Barry Sonnenfeld really wanted Will Smith in the role of Agent J.
The producers wanted Chris O’Donnell.
Sonnenfeld told O’Donnell, “I don’t think I know how to direct this movie,” at a meeting to make him lose interest.
Believe it or not, there was a time when Will Smith didn’t get roles right away.
When the blockbuster “Men in Black” was being developed, the 90s heartthrob Chris O’Donnell was the producers’ first choice for the lead role of Agent J, one of the black-clad agents who track alien activities on Earth. And Clint Eastwood was their choice to have J’s partner, Agent K.
Director Barry Sonnenfeld, however, had other ideas.
“I suggested Tommy Lee Jones and Will Smith,” Sonnenfeld told Insider during a recent interview to mark the film’s 25th anniversary. “Will was actually my wife’s idea.”
Getting the producers on board for Jones was no problem, but signing Smith was a different story.
At the time, Smith was known more for his hip-hop albums and starring on the TV show “The Fresh Prince of Bel-Air” than for his work in movies (the hit song “Independence Day” wasn’t out yet).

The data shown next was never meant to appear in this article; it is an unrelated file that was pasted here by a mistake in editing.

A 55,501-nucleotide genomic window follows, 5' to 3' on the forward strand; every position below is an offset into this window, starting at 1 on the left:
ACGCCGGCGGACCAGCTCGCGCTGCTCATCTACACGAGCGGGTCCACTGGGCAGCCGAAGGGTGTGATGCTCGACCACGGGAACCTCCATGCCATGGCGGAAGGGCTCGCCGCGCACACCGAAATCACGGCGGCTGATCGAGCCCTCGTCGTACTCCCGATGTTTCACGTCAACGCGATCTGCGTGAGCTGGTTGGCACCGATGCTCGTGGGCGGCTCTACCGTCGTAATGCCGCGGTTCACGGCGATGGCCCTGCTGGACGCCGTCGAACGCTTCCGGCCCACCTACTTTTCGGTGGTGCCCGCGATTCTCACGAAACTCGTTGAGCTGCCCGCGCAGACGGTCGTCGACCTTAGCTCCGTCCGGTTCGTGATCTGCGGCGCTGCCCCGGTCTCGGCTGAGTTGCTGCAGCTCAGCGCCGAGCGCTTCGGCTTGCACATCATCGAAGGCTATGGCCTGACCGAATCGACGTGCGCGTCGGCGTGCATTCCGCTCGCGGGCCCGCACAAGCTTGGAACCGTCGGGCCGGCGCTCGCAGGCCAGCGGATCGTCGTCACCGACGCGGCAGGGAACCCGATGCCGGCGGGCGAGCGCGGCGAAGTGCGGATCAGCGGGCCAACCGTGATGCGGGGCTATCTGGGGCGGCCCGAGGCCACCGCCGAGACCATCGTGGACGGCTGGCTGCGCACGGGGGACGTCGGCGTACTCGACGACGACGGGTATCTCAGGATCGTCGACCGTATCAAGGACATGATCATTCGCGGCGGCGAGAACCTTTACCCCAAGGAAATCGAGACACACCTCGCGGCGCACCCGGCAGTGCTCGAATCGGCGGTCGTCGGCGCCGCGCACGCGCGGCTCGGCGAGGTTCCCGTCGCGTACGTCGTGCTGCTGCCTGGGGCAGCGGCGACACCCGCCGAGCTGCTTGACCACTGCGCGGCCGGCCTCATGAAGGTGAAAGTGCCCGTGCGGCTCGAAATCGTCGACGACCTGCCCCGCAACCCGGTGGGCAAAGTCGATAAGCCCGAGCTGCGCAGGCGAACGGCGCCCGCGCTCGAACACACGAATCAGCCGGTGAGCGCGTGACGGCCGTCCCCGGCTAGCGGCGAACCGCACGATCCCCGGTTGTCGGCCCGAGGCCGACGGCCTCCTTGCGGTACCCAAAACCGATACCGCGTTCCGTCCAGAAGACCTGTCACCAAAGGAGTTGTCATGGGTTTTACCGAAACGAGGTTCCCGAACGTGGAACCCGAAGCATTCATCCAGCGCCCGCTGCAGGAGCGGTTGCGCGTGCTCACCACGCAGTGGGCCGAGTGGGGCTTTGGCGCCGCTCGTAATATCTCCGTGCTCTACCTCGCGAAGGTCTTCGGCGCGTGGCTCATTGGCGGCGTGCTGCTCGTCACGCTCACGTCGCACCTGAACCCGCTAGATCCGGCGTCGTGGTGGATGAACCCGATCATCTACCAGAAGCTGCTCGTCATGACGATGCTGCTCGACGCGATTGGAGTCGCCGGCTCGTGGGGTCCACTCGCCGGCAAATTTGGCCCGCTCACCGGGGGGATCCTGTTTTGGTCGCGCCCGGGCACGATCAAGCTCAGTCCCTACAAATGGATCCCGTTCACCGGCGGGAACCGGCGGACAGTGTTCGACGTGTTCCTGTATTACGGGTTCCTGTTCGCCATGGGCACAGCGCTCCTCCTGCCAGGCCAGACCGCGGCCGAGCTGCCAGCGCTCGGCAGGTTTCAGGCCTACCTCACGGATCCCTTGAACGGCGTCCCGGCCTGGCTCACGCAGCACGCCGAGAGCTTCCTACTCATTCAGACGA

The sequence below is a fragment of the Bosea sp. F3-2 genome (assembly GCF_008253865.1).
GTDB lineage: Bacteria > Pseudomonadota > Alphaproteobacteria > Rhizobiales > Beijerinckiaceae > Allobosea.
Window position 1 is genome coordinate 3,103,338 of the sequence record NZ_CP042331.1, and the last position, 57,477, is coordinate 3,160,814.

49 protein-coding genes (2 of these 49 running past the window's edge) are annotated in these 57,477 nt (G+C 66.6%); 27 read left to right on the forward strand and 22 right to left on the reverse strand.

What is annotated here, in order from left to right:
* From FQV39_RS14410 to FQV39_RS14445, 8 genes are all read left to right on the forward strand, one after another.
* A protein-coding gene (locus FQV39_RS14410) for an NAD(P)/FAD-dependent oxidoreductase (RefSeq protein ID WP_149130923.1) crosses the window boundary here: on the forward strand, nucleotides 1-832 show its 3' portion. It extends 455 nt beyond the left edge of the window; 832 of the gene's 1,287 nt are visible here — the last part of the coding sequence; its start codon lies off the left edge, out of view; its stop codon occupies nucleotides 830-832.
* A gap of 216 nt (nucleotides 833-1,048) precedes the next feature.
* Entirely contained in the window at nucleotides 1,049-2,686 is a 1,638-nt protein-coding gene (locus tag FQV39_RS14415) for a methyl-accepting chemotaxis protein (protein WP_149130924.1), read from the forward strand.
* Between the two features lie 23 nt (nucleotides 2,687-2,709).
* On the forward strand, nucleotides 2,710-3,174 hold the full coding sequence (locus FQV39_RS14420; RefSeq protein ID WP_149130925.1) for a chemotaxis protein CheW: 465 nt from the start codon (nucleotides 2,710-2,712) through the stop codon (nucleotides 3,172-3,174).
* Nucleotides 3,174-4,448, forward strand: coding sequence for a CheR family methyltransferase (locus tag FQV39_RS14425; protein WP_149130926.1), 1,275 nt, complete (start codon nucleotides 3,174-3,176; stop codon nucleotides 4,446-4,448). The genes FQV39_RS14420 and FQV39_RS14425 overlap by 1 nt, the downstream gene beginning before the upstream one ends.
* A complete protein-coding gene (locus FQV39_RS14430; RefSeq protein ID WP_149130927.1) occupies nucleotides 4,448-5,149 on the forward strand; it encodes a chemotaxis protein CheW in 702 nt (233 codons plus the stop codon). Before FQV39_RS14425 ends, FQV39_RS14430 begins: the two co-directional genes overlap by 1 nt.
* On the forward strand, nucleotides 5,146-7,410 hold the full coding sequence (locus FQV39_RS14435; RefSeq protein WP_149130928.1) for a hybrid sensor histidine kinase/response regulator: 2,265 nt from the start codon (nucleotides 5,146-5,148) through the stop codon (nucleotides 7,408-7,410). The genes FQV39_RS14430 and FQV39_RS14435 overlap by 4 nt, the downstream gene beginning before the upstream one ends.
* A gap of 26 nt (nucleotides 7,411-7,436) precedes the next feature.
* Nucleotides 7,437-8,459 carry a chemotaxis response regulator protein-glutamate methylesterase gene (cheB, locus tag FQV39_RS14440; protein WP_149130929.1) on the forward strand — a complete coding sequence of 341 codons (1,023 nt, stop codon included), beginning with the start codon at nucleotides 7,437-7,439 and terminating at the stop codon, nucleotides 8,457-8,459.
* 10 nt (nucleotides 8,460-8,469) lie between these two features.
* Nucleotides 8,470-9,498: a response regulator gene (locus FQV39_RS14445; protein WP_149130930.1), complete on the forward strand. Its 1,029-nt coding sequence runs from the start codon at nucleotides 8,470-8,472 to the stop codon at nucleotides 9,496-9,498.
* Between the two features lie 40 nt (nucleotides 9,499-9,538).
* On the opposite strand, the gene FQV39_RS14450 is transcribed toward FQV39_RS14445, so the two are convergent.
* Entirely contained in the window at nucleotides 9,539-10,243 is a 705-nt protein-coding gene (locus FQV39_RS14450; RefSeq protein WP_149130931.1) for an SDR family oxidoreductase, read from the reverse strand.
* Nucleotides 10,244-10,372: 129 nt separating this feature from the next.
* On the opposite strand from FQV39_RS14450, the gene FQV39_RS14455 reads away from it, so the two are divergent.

Meanwhile, O’Donnell was a rising star, starring in ‘School Ties’, ‘The Three Musketeers’ and opposite Al Pacino in ‘Scent of a Woman’. Plus, he was about to star opposite George Clooney in “Batman & Robin.”
So more persuasion was needed, and Sonnenfeld helped his case when he met O’Donnell.
“I met Chris and he was concerned about the script and had other movie offerings,” Sonnenfeld recalled. “So I said to him, ‘Yeah, we may never fix this script and I don’t think I know how to direct this movie.’ So he passed on the film the next day.”
This opened the door for Sonnenfeld to get Smith before “Men in Black” producers Walter F. Parkes, Laurie MacDonald and Steven Spielberg.
“I used to live in the Hamptons and Steven Spielberg used the summer there so I could arrange for Will to come over from Philadelphia – he was at a wedding – to meet Steven and myself and Walter and Laurie. And that’s how Will got the part Sonnenfeld said.
Smith became a global star thanks to the box office success of “Independence Day” in 1996 and “Men in Black” the following year.
Reflecting on how he had worked out the casting, Sonnenfeld said of O’Donnell, “I think he’s a good actor, but I had really thought about Will ever since my wife made the suggestion.”
And about sabotaging his meeting with O’Donnell by saying he didn’t know if he was the right director for the project?
“Well, you know what, you always want to underpromise and overdeliver,” he said.
Read the original article Insider